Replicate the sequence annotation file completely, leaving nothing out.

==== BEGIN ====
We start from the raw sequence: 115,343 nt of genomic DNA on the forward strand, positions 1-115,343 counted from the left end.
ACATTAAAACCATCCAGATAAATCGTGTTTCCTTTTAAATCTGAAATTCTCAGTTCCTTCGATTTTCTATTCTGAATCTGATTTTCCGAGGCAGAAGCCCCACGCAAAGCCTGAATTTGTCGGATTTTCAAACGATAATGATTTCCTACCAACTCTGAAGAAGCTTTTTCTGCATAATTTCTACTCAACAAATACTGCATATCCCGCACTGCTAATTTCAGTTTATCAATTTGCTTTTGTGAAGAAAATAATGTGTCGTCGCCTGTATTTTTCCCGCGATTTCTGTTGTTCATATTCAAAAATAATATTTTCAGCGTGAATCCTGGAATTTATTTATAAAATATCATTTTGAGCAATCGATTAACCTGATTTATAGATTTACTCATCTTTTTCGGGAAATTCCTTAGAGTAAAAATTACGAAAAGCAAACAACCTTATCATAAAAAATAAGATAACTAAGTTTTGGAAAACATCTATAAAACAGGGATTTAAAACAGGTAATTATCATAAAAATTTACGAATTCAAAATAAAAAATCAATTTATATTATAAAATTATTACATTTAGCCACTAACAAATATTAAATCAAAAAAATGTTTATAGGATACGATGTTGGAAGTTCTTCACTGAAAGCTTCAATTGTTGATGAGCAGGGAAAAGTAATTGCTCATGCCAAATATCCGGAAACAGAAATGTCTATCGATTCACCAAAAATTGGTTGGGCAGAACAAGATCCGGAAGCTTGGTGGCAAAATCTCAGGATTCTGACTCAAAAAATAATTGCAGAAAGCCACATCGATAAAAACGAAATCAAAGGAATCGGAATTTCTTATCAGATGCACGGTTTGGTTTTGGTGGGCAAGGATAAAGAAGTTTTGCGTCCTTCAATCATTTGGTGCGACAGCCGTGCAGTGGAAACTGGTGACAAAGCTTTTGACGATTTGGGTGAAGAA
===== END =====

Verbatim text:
We start from the raw sequence: 115,343 nt of genomic DNA on the forward strand, positions 1-115,343 counted from the left end.
ACATTAAAACCATCCAGATAAATCGTGTTTCCTTTTAAATCTGAAATTCTCAGTTCCTTCGATTTTCTATTCTGAATCTGATTTTCCGAGGCAGAAGCCCCACGCAAAGCCTGAATTTGTCGGATTTTCAAACGATAATGATTTCCTACCAACTCTGAAGAAGCTTTTTCTGCATAATTTCTACTCAACAAATACTGCATATCCCGCACTGCTAATTTCAGTTTATCAATTTGCTTTTGTGAAGAAAATAATGTGTCGTCGCCTGTATTTTTCCCGCGATTTCTGTTGTTCATATTCAAAAATAATATTTTCAGCGTGAATCCTGGAATTTATTTATAAAATATCATTTTGAGCAATCGATTAACCTGATTTATAGATTTACTCATCTTTTTCGGGAAATTCCTTAGAGTAAAAATTACGAAAAGCAAACAACCTTATCATAAAAAATAAGATAACTAAGTTTTGGAAAACATCTATAAAACAGGGATTTAAAACAGGTAATTATCATAAAAATTTACGAATTCAAAATAAAAAATCAATTTATATTATAAAATTATTACATTTAGCCACTAACAAATATTAAATCAAAAAAATGTTTATAGGATACGATGTTGGAAGTTCTTCACTGAAAGCTTCAATTGTTGATGAGCAGGGAAAAGTAATTGCTCATGCCAAATATCCGGAAACAGAAATGTCTATCGATTCACCAAAAATTGGTTGGGCAGAACAAGATCCGGAAGCTTGGTGGCAAAATCTCAGGATTCTGACTCAAAAAATAATTGCAGAAAGCCACATCGATAAAAACGAAATCAAAGGAATCGGAATTTCTTATCAGATGCACGGTTTGGTTTTGGTGGGCAAGGATAAAGAAGTTTTGCGTCCTTCAATCATTTGGTGCGACAGCCGTGCAGTGGAAACTGGTGACAAAGCTTTTGACGATTTGGGTGAAGAA